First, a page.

In this study, the FL1 cream was evaluated for its physical properties, including pH, color, viscosity (Pa.s), and by centrifugation test, as shown in Table 2. After cosmetic formulation, the physical appearance of the FL1 cream was assessed. The texture was found to be tender, with very good spreadability and a soft feeling on the skin. The FL1 cream was stable and showed no phase separation when centrifuged at 4000 rpm for 30 min.

3.3. Stability Testing

Stability testing under accelerated conditions showed that the pH of the cream kept in all conditions did not change after testing, and separation and precipitation of the FL1 cream were not observed (as shown in Table 3). The viscosity under all conditions compared to the start condition was maintained at room temperature and 4 °C and under heating/cooling cycles was not significantly different (p > 0.05). At 45 °C, there was an obvious decrease in viscosity, which may be the effect of heat. Moreover, the physical properties of color under all conditions were also significantly stable (p > 0.05), and odor was stable after the stability tests (data not shown). Therefore, FL1 could be stored long term without any change in the pH, color, or viscosity.

3.4. Irritation Testing

The dermatological test for irritation and allergy effects on human volunteers was performed to ensure the safety of the FL1 cream. The 24 volunteers were tested with FL1 cream, 1% w/v of sodium lauryl sulfate, and deionized water. The results are shown in Table 4. The FL1 cream was non-irritating, with a low Primary Dermal Irritation Index value (PDII < 0.5), whereas sodium lauryl sulfate (SLS), which was used as a positive control, was revealed to be slightly irritating (PDII range from 0.5 to 2.0).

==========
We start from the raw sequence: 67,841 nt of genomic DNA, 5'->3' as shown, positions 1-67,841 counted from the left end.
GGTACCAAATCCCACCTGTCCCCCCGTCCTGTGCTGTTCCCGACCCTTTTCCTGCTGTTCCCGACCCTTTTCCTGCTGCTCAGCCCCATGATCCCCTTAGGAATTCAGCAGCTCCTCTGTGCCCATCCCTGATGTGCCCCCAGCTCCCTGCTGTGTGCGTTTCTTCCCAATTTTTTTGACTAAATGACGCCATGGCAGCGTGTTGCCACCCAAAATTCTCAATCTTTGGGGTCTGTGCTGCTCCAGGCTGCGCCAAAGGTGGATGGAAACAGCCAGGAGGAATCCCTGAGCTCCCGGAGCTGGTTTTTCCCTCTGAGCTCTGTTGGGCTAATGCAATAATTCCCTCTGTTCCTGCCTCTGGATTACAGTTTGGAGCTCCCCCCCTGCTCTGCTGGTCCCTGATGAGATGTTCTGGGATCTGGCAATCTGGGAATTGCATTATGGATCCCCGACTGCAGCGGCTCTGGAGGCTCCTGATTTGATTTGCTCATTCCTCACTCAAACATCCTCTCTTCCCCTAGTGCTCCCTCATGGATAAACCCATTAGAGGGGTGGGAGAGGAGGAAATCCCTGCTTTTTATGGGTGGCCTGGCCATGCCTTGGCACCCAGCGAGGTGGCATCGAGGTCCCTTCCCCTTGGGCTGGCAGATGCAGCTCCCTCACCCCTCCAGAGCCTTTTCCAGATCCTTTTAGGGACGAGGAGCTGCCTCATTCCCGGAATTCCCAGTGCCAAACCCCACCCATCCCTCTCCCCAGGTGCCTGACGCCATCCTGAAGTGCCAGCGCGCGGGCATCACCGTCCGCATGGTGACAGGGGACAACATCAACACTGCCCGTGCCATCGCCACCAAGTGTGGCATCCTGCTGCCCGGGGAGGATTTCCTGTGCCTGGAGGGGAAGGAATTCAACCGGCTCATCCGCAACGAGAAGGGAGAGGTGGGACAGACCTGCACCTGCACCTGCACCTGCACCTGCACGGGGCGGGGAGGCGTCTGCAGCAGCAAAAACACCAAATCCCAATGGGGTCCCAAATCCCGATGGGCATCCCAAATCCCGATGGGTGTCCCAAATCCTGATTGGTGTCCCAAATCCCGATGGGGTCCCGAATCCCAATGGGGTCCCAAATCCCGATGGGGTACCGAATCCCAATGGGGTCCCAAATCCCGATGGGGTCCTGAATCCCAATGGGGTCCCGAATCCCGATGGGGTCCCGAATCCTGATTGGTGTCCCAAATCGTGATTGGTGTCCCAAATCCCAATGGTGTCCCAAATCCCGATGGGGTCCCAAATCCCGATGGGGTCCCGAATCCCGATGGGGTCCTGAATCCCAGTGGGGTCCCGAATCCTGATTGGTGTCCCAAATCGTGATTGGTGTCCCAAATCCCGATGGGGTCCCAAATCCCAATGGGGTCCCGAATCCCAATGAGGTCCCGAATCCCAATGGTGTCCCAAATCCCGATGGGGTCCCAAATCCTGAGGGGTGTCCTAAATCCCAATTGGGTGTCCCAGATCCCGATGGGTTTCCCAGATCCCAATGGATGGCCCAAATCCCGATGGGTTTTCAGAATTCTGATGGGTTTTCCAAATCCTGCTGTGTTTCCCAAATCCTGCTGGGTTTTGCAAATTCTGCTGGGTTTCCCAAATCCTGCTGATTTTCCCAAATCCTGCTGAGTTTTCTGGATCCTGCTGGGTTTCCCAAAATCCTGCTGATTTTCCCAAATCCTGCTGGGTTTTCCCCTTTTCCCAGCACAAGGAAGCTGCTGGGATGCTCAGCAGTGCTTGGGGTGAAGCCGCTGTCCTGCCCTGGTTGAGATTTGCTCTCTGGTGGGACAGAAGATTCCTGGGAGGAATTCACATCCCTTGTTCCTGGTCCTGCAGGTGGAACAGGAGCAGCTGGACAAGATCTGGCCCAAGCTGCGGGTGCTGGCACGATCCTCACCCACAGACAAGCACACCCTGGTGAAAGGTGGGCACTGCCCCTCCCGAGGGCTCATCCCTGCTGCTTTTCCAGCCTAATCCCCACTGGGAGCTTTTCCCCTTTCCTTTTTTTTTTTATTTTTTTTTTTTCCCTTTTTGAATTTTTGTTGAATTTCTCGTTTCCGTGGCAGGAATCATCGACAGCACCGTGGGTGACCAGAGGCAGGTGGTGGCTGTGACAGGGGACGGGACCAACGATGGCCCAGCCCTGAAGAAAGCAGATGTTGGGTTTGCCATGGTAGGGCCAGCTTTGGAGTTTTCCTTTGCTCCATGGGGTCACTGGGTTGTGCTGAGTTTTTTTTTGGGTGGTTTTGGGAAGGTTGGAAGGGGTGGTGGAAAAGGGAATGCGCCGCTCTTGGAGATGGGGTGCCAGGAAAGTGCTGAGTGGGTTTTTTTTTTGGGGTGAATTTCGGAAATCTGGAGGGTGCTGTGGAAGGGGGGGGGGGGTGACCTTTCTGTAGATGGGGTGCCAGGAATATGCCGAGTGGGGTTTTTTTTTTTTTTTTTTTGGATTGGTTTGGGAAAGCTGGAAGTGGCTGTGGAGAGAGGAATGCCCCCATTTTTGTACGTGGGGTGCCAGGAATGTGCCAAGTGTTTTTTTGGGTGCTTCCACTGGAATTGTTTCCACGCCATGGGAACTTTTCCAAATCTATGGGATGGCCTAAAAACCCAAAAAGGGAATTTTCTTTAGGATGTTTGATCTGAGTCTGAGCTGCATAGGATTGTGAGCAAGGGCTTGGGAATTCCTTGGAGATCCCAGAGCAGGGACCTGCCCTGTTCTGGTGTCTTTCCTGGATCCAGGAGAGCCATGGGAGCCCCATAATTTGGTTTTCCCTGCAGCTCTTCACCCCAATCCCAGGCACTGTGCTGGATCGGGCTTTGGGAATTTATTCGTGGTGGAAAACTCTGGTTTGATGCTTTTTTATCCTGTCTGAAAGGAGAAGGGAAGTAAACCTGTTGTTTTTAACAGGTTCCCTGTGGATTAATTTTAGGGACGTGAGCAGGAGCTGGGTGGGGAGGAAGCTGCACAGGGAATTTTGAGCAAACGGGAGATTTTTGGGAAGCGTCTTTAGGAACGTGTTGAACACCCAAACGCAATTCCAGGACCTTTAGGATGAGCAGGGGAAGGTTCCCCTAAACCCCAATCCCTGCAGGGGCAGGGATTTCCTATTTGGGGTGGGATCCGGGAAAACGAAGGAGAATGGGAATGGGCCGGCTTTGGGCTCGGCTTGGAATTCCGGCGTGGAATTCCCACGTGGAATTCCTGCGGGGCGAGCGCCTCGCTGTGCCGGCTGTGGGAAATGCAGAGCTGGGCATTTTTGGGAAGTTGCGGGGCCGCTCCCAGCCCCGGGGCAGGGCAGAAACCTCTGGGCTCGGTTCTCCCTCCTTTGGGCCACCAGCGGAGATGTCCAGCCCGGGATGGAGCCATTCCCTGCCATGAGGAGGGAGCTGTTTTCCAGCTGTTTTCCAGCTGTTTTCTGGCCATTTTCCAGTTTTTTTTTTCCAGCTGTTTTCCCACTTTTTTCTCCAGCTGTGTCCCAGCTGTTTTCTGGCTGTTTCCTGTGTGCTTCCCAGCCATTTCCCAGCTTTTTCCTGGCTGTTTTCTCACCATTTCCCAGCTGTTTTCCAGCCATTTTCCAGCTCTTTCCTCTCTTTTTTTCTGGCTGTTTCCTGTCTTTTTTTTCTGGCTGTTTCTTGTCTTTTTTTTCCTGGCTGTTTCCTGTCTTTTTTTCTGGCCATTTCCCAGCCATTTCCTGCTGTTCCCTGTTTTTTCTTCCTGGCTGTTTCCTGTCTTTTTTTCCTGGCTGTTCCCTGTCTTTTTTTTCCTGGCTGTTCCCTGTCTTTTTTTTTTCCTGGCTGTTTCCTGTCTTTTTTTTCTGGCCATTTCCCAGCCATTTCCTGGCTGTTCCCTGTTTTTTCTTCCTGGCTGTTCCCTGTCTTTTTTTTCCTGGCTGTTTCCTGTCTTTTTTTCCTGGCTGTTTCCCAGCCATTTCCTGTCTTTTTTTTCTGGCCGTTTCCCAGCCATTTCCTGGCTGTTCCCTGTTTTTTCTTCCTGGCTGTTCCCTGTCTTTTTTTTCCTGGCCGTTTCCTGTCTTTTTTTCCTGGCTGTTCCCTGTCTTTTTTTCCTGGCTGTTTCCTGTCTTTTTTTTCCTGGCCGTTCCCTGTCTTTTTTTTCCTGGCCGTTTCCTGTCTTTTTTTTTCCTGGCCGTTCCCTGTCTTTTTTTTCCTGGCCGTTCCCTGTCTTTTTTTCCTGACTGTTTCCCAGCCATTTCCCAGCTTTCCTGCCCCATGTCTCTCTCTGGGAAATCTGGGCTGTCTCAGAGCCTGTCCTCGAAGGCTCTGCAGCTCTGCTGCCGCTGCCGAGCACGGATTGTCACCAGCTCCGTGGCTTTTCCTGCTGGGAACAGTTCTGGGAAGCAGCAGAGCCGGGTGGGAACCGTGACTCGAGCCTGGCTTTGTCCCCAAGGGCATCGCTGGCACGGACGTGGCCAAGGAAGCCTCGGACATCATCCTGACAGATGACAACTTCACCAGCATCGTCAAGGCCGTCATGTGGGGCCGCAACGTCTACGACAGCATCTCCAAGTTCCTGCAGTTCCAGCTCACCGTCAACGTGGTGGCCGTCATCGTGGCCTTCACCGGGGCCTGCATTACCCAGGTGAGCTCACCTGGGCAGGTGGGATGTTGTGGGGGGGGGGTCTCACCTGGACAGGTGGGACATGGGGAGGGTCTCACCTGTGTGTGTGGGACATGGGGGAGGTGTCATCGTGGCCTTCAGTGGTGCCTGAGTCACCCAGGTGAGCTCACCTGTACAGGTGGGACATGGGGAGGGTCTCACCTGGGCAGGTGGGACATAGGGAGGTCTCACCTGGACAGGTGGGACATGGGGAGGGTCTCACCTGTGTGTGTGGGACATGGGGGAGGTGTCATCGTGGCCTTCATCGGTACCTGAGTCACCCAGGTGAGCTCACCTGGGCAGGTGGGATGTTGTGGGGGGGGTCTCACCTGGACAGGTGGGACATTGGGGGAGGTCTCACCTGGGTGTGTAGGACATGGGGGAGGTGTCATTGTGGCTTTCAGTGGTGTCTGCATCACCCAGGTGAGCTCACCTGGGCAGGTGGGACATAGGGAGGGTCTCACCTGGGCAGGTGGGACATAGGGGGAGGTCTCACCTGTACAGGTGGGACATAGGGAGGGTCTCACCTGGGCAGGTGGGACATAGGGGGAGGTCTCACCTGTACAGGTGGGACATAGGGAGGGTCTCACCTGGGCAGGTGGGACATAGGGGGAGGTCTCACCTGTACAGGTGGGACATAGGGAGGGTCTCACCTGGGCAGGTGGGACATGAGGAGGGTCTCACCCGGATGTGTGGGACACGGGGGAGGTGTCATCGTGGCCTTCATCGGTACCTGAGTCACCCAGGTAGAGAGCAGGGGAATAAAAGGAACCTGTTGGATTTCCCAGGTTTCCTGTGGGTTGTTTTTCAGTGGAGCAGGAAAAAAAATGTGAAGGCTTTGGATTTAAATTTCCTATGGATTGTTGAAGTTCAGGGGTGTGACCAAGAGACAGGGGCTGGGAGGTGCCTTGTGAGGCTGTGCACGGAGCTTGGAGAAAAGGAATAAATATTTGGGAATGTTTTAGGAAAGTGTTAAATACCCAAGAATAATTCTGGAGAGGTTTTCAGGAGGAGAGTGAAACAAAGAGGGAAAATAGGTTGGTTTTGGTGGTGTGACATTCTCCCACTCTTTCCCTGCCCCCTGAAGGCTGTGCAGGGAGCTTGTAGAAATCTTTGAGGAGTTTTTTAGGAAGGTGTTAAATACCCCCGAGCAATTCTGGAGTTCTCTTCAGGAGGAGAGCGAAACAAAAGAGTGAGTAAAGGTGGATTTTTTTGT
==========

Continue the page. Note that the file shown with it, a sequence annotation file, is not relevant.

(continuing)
3.5. Skin Whitening Testing

The whitening effect of FL1 cream containing E. elatior extracts was evaluated by comparison before the treatment. This was done by measuring the amount of melanin using DermaLab® Combo (Cortex Technology, Hadsund, Denmark) to confirm the efficiency of this product. As shown in Table 5, the results demonstrated that the melanin content in the skin when using FL1 cream was significantly and continuously decreased after one week, until week three of testing (p < 0.05). In week four, the melanin content increased, which may be due to the time of testing (March 2019 to April 2019) in Thailand being in the summer season. This period has a corresponding increase in UV exposure, which is one of the causes of melanin synthesis [28,29]; the UV index is shown in Figure 2. Furthermore, the L* value was used for indicating skin lightening after applying the FL1 cream, and it was found that the L* value continuously increased from the 1st to the 3rd week (p < 0.05), as did the melanin content. For the untreated areas, the data still showed constant melanin content until week two of testing with no significant difference (p > 0.05), but the content increased from the 3rd to the 4th week. However, the L* value of the untreated area was slightly increased until week three and slightly decreased subsequently until week four of testing. In addition, the melanin reduction activity of the FL1 cream reached its highest level of 6.67% after three weeks of testing (Figure 3). There were no significant differences in melanin reduction observed between the FL1-treated and untreated areas of the volunteers during the testing period. These results indicated that E. elatior flower and leaf extracts achieved a decent skin whitening effect on human volunteers.